I am also, slowly making my way to the end of the Re-enchantment of Art and it is discussing how we define what is and isn’t Art. It appears to come down to intention and functionality. If Dominique Mazeaud had made sculpture out of the rubbish she collected/cleared out of the river, then her actions may have been accepted as Art but because she is simply cleaning the river it is seen as a functional act and therefore not Art?
I am going to have to read this book again once I get a clear idea of where my research is going. I have two more books that Dr Natasha recommended. A Grant Kester, about community and communication in modern Art and Relational Aesthetics by Nicolas Bourriaud.
I have got my feedback and preliminary marks for my Viva last term and I am really pleased to have been given 68/100. The criticism is expected and why I am here. I need to be more specific in my direction, area of study and hone down where I want to be and what I want to achieve. All valid and I am working on it. I am hoping that the C&M work will help with that.
I have started weaving on the peg loom with the silage wrap and bailing twine and I have started setting up the big loom too.
I have done a couple of workshops. Firstly working in collaboration with the Radnor wildlife trust, Rhos pasture projects Artist in residency, making lantern covers for his installation with local school children. It was a long day as we did two school in the same day and the children were a bit young in the afternoon. We were relatively successful, as in we have some useable lanterns but nowhere near enough so we will have to come up with another plan before the installation in March. Then I got a call from CARAD and did a session making papé Maché bowls. The Celf o Gwmpas LDA sessions will be starting up again next month and I have agreed to do one a month as well as a more focused block with a smaller group so that will be good. I’ve also been contacted by Arts Connection in relation to a project about toxic relationships that I had given up on. That will involve screen printing with teens I think.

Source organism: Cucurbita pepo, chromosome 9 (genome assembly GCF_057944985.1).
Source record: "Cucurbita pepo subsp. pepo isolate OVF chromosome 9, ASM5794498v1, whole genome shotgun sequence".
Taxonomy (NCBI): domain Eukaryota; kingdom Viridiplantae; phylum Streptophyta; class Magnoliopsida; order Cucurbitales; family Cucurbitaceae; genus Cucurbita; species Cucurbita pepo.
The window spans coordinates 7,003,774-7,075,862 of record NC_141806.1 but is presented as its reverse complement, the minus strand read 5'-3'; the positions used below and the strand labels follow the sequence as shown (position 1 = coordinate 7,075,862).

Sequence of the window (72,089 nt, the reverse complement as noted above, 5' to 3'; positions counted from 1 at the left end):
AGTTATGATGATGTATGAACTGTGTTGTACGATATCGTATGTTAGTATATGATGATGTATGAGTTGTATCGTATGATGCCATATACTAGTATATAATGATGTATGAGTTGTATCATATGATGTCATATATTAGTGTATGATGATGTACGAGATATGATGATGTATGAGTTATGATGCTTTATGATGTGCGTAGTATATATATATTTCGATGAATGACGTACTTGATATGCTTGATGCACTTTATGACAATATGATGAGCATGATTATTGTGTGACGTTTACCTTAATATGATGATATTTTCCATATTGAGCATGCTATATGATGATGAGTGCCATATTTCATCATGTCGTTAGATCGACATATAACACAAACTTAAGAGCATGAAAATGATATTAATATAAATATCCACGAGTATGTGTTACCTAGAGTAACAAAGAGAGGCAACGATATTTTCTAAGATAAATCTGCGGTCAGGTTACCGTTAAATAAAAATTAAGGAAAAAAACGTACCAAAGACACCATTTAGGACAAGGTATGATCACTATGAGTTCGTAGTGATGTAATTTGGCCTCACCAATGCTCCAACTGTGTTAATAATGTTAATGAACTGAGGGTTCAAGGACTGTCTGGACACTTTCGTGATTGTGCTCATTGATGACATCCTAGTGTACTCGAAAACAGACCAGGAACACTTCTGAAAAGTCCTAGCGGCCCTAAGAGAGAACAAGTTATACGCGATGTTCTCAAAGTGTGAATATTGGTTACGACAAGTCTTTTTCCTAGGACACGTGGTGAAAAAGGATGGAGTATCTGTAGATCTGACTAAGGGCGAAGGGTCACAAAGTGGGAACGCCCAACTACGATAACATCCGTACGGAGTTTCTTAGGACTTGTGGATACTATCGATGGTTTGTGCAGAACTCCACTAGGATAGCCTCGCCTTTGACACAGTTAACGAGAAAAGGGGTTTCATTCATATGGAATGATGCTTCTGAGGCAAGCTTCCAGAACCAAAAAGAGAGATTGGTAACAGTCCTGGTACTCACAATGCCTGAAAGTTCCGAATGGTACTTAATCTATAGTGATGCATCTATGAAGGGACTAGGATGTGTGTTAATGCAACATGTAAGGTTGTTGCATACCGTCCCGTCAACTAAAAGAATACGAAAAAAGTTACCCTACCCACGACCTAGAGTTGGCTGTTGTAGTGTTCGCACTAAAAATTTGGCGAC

The Artists Network meeting was great this month. We decided on our next event to take place before the insurance runs out on the Stiwdio. “Land of our Mothers” will start on 1st March/St.Davids day and cover International Women’s Day and Mothering Sunday, So a celebration of Welsh women. We also discussed Graham Haslock’s exhibition. He told us about his process and how he arrived at the decision to make work which works from a pure mathematical system. It is fascinating and he and Geraint and talking about collaboration which will be a match made in a precise heaven. However it might take a very long time.
However, in relation to my Masters I need to develop the activity and contact people I want to work with. It would be good to do this soon so I can get some workshops done over summer or in early autumn then I’ll have the research done for my dissertation. Artist as activator. Can I encourage the farming community to be more mindful of their waste and help to dispel the fear of going backwards in relation to using their grandfathers and great grandfathers ways of working to inform sustainability in the future.